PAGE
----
Not long after this event, Spenser once more sought his poetical retirement on the banks of the Mulla; and with the short interval of a visit to London in the winter of 1591, continued for many years in the assiduous composition of the remaining books of the Fairy Queen and other well known works. It was during this period that he formed an attachment to the beautiful daughter of a merchant of Cork. Spenser was now approaching his fortieth year: he was compelled to experience the bitter sweets of a long and of course anxious probation; and often perhaps to be painfully reminded of his youthful attachment to the perfidious and fickle Rosalind. The Irish lady was remarkable for her due sense of the dignity of her sex, and her pride is celebrated by her lover.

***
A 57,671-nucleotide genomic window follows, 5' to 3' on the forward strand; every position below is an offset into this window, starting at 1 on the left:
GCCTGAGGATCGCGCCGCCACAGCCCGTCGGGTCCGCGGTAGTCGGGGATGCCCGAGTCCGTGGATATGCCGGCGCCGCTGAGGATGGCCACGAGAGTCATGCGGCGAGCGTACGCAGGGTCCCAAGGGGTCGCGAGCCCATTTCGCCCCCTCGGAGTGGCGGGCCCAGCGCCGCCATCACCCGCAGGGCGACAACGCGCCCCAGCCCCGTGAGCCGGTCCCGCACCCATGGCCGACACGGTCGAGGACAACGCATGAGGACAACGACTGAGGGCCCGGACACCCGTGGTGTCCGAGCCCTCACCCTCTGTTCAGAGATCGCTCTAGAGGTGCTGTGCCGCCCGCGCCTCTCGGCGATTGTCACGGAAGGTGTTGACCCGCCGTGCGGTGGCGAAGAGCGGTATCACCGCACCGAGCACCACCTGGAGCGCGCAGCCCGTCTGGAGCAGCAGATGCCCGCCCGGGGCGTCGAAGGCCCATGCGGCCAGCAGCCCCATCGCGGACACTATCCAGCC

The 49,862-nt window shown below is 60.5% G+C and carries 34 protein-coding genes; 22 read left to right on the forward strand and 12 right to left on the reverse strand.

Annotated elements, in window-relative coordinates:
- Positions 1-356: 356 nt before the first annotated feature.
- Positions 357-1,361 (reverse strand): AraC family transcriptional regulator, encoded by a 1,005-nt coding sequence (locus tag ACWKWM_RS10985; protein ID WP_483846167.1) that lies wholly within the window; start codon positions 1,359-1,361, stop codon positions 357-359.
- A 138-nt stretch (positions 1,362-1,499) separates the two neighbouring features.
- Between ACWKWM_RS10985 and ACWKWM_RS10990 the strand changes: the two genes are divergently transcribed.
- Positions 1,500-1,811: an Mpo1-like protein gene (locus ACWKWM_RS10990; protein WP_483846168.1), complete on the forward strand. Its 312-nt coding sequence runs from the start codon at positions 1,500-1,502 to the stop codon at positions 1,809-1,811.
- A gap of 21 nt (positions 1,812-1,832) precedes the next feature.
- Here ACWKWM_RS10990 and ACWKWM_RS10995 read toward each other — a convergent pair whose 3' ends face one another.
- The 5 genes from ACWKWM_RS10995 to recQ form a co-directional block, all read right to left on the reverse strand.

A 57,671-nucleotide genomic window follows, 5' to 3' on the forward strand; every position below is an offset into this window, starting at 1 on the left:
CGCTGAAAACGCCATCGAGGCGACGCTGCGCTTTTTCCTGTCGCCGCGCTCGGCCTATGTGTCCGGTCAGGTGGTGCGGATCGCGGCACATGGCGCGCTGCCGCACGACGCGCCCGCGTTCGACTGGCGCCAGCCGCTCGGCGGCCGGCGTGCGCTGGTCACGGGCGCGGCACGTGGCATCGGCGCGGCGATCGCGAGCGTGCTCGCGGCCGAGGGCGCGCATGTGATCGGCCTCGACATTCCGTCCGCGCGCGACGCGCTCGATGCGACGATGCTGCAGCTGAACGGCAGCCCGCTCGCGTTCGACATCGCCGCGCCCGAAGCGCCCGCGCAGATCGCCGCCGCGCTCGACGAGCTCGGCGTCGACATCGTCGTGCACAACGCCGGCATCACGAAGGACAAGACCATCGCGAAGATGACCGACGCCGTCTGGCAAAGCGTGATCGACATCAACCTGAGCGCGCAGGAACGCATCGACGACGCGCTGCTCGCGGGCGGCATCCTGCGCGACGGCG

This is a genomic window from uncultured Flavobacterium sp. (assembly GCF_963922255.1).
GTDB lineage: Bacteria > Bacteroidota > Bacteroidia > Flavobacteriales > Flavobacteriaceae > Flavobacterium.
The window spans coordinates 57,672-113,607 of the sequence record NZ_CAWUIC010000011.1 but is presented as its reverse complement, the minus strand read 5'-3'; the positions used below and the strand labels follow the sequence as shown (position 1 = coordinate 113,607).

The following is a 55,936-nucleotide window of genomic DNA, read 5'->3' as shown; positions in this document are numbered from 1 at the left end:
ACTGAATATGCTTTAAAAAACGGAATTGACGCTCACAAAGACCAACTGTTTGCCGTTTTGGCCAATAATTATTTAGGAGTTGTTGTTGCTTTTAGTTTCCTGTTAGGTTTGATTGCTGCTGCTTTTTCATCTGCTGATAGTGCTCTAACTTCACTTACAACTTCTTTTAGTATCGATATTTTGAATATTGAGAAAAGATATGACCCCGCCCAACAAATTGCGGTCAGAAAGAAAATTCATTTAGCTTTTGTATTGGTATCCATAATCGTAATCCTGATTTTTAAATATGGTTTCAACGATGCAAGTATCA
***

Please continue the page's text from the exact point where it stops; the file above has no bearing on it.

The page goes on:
"For in those lofty looks is close implied
Scorn of base things, disdain of foul dishonour;
Threatening rash eyes which gaze on her so wide,
That loose they be who dare to look upon her."t

In another sonnet he celebrates her

"Mild hnnibless mixt with awful majesty."

And again,

"Was it the works of nature or of art
Which tempered so the features of her face,
That pride and meekness mixt by equal part.
Do both appear to adorn her beauty's grace?''

After a courtship of three years, this proud young beauty relented, and some graceful verses describe the intoxicating delight of her first smiles. He was married in Cork, in 1554, and has left the record of one day's unalloyed happiness in the epithalamium he wrote on the occasion:—

* Mother Hubbard's Tale. t Sonnets.